Alewife

Alosa pseudoharengus

Invader Images

    • Alewife collected from a die-off event in Lake Champlain
      Alewife collected from a die-off event in Lake Champlain
    • Adult alewife
      Adult alewife
    • Alewife populations are cyclical, and are prone to massive die-offs
      Alewife populations are cyclical, and are prone to massive die-offs
    • Certain conditions can cause large mortality events among alewives
      Certain conditions can cause large mortality events among alewives

Identification

Alewives are small members of the herring family with a dark, bluish to greenish dorsal side (top), a lighter colored ventral side (bottom) with darker horizontal stripes. In inland systems, rarely do they exceed 10 inches in length, with most adults in the 5-8 inch range. Other notable characteristics are a black spot on the upper portion of the back behind the gill cover, and a lower jaw that protrudes past the upper jaw, which gives this species the appearance of having a slight underbite. Also, if you were to run your finger on the underside of an alewife, starting from the tail and working towards the head, you would notice that the belly is serrated in a manner similar to a steak knife.

Identification diagram of an alewife

 

Biology

Origin

Alewives are native to much of the eastern U.S., and were historically found from the Atlantic coast of Florida to the rivers of eastern Maine. Before their introduction into landlocked systems, all alewife populations in North America were anadromous, meaning that they spend most of their lives in saltwater but run up into freshwater systems to spawn. Habitat degradation and other factors, however, have threatened alewives in much of their native range, and there are efforts to restore alewives to East Coast rivers where spawning populations are now a fraction of what they once were. Introduced populations of alewives have been deemed invasive in landlocked systems in the East and Midwest, including the Great Lakes.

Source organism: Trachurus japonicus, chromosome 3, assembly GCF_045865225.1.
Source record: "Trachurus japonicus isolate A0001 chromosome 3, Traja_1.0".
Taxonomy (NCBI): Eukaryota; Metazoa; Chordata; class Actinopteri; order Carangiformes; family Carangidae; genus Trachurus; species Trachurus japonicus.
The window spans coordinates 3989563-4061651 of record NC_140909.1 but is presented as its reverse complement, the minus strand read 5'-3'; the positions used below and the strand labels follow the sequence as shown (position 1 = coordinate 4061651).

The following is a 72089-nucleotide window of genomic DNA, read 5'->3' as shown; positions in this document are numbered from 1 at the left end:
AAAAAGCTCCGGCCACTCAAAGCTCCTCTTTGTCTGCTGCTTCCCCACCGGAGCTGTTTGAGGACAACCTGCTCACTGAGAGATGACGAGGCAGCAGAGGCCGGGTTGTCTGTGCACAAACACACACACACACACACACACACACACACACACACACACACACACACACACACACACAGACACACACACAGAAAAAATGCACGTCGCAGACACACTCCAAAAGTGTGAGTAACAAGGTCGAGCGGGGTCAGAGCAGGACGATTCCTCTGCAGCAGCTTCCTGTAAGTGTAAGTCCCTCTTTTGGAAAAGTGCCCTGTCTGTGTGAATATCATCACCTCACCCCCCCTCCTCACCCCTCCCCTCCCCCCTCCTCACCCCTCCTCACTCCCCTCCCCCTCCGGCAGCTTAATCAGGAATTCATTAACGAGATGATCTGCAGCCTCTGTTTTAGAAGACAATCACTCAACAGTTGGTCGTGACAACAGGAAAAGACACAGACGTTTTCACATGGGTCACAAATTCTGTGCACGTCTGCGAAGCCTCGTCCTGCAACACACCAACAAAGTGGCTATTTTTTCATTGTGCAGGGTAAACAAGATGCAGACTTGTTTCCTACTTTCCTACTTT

Habitat

Anadromous alewives are found along the east coast in various ocean depths, but usually those not exceeding 110 m. In landlocked systems where alewives can be problematic, they typically form dense schools in pelagic (open water) zones of lakes. 

LifeCycle

In systems where they have been introduced, such as the Great Lakes, Lake Champlain, and various other systems in the East and Midwest, alewives complete their entire life cycle in fresh water. In native populations on the East Coast, alewives spawn in freshwater but live most of their lives in the ocean, similar to Atlantic salmon.

Management Options

Like many aquatic invaders, management of alewives is difficult, and eradication is rarely attainable without drastic measures. Alewife populations are cyclic in nature, however, and massive die-offs will occur when environmental conditions and other factors dictate.

Alewives are a preferred food source for many predatory fish, although predation rarely has an impact on populations as a whole.

Vermont Distribution

Alewives are currently present in two Vermont waterbodies: Lake Champlain and Lake St. Catherine (Wells/Poultney).

Outside of Vermont, alewives are found in much of the Midwest, as well as the Atlantic coast where they are indigenous.

Alewife distribution map

How You Can Help

For alewives, the most likely means of spread from one waterbody to another is via transfer of baitfish. Never take bait from one waterbody to another, and follow Vermont's baitfish regulations. You should also take the following steps to ensure you are not unknowingly transporting other invasive pests.

BEFORE MOVING BOATS BETWEEN WATERBODIES:

  • CLEAN off any mud, plants, and animals from boat, trailer, motor and other equipment. Discard removed material in a trash receptacle or on high, dry ground where there is no danger of them washing into any water body.

  • DRAIN all water from boat, boat engine, and other equipment away from the water.

  • DRY anything that comes into contact with the water.  Drying boat, trailer, and equipment in the sun for at least five days is recommended. If this is not possible, then rinse your boat, trailer parts, and other equipment with hot, high-pressure water.

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